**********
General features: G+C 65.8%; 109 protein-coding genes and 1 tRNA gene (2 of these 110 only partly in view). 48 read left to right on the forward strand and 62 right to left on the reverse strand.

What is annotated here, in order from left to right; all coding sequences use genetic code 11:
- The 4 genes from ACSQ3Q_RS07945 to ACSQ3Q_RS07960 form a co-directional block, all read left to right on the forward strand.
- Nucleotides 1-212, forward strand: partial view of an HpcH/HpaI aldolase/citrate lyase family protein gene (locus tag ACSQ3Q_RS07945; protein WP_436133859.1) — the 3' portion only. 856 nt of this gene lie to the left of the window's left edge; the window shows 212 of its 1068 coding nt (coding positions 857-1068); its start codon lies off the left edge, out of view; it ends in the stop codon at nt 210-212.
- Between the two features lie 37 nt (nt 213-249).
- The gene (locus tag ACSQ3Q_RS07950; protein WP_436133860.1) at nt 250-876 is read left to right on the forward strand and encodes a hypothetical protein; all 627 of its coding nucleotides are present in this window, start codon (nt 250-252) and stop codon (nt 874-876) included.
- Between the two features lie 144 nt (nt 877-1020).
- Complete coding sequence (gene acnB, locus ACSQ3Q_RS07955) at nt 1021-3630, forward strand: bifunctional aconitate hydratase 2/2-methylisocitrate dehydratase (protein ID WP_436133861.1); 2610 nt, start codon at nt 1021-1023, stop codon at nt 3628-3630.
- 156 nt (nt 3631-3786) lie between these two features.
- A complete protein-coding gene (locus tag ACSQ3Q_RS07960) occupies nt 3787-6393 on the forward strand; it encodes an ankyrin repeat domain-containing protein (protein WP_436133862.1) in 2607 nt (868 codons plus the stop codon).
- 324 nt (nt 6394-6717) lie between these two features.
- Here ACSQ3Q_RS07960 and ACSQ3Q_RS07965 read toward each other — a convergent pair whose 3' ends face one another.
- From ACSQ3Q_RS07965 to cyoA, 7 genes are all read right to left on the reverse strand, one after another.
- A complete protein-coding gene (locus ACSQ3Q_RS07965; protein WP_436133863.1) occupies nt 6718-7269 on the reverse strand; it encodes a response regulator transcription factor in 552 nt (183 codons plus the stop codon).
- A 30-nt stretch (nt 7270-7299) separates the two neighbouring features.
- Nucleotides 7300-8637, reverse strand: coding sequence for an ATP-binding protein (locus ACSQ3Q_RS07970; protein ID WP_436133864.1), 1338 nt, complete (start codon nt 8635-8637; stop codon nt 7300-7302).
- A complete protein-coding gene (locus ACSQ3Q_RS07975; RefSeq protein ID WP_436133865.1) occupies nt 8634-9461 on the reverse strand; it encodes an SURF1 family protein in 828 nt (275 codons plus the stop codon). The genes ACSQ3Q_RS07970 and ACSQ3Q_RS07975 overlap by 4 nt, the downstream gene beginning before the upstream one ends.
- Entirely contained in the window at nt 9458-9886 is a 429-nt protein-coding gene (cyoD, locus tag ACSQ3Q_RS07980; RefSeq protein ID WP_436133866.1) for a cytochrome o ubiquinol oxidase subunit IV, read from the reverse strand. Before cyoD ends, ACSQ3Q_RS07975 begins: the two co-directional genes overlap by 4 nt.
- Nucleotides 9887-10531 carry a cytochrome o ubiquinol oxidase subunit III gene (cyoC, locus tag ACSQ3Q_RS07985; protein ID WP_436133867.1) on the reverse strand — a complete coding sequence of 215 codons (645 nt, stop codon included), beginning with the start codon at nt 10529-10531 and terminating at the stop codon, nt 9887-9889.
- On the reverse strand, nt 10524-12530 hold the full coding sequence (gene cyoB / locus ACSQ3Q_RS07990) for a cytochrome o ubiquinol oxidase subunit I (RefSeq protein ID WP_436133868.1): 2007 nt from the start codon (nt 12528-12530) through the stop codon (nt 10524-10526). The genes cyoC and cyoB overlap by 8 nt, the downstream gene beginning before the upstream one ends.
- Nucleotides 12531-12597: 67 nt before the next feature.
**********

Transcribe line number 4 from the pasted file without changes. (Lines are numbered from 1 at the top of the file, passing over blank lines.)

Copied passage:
- Nucleotides 1-212, forward strand: partial view of an HpcH/HpaI aldolase/citrate lyase family protein gene (locus tag ACSQ3Q_RS07945; protein WP_436133859.1) — the 3' portion only. 856 nt of this gene lie to the left of the window's left edge; the window shows 212 of its 1068 coding nt (coding positions 857-1068); its start codon lies off the left edge, out of view; it ends in the stop codon at nt 210-212.